7850 BCE (?) Unknown Confirmed   Radiocarbon (corrected) Main Ash deposit

This compilation of synonyms and subsidiary features may not be comprehensive. Features are organized into four major categories: Cones, Craters, Domes, and Thermal Features. Synonyms of features appear indented below the primary name. In some cases additional feature type, elevation, or location details are provided.


Thermal

Feature Name Feature Type Elevation Latitude Longitude
Kiguga Warm Springs Hot Spring 51° 55' 0" N 176° 50' 0" W

Photo Gallery


The slopes of Mount Adagdak provide a dramatic view of Mount Moffett across Andrew Bay to the SW. A narrow spit separates the bay from Andrew Lagoon (left). Andrew Bay volcano is the oldest of three volcanic centers on northern Adak Island. Mount Moffett rises above Adak (out of view to the left), the largest town of the Aleutians, and is a modest-sized, eroded stratovolcano with several flank lava domes. A south-flank lava dome is one of the youngest volcanic features of the northern Adak Island volcanoes.

Photo courtesy of Alaska Volcano Observatory, U.S. Geological Survey.

Smithsonian Sample Collections Database


A listing of samples from the Smithsonian collections will be available soon.

Affiliated Sites

Large Eruptions of Moffett Information about large Quaternary eruptions (VEI >= 4) is cataloged in the Large Magnitude Explosive Volcanic Eruptions (LaMEVE) database of the Volcano Global Risk Identification and Analysis Project (VOGRIPA).
WOVOdat WOVOdat is a database of volcanic unrest; instrumentally and visually recorded changes in seismicity, ground deformation, gas emission, and other parameters from their normal baselines. It is sponsored by the World Organization of Volcano Observatories (WOVO) and presently hosted at the Earth Observatory of Singapore.
EarthChem EarthChem develops and maintains databases, software, and services that support the preservation, discovery, access and analysis of geochemical data, and facilitate their integration with the broad array of other available earth science parameters. EarthChem is operated by a joint team of disciplinary scientists, data scientists, data managers and information technology developers who are part of the NSF-funded data facility Integrated Earth Data Applications (IEDA). IEDA is a collaborative effort of EarthChem and the Marine Geoscience Data System (MGDS).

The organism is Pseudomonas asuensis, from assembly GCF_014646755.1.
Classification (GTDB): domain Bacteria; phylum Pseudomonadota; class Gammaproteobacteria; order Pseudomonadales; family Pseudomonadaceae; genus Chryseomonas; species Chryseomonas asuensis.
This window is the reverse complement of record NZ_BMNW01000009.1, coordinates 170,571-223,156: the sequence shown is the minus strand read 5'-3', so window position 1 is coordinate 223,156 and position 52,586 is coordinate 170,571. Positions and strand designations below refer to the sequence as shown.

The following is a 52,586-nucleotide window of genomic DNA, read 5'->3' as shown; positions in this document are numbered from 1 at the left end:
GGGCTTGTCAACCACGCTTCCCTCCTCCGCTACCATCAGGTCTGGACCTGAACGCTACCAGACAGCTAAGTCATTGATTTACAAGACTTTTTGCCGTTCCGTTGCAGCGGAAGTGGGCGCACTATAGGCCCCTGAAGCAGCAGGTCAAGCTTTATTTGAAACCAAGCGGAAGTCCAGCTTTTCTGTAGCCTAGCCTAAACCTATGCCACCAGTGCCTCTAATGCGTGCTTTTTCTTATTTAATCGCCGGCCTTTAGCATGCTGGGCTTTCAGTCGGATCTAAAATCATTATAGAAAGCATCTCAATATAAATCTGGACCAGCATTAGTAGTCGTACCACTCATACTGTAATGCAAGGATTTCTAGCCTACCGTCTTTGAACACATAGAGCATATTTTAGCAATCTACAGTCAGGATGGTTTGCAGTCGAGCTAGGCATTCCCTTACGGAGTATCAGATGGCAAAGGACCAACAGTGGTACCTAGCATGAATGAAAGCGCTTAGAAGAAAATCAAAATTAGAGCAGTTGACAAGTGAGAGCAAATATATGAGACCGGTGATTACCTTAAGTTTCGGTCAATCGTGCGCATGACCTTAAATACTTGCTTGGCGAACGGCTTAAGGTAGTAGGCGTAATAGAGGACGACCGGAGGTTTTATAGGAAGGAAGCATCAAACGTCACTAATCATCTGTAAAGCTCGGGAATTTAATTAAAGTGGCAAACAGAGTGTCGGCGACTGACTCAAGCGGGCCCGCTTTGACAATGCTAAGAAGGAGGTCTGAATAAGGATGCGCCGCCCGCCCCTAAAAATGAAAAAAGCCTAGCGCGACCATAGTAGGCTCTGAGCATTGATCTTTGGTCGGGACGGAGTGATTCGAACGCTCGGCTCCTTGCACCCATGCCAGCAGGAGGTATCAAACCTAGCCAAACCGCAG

MODVOLC - HIGP MODIS Thermal Alert System Using infrared satellite Moderate Resolution Imaging Spectroradiometer (MODIS) data, scientists at the Hawai'i Institute of Geophysics and Planetology, University of Hawai'i, developed an automated system called MODVOLC to map thermal hot-spots in near real time. For each MODIS image, the algorithm automatically scans each 1 km pixel within it to check for high-temperature hot-spots. When one is found the date, time, location, and intensity are recorded. MODIS looks at every square km of the Earth every 48 hours, once during the day and once during the night, and the presence of two MODIS sensors in space allows at least four hot-spot observations every two days. Each day updated global maps are compiled to display the locations of all hot spots detected in the previous 24 hours. There is a drop-down list with volcano names which allow users to 'zoom-in' and examine the distribution of hot-spots at a variety of spatial scales.
MIROVA Middle InfraRed Observation of Volcanic Activity (MIROVA) is a near real time volcanic hot-spot detection system based on the analysis of MODIS (Moderate Resolution Imaging Spectroradiometer) data. In particular, MIROVA uses the Middle InfraRed Radiation (MIR), measured over target volcanoes, in order to detect, locate and measure the heat radiation sourced from volcanic activity.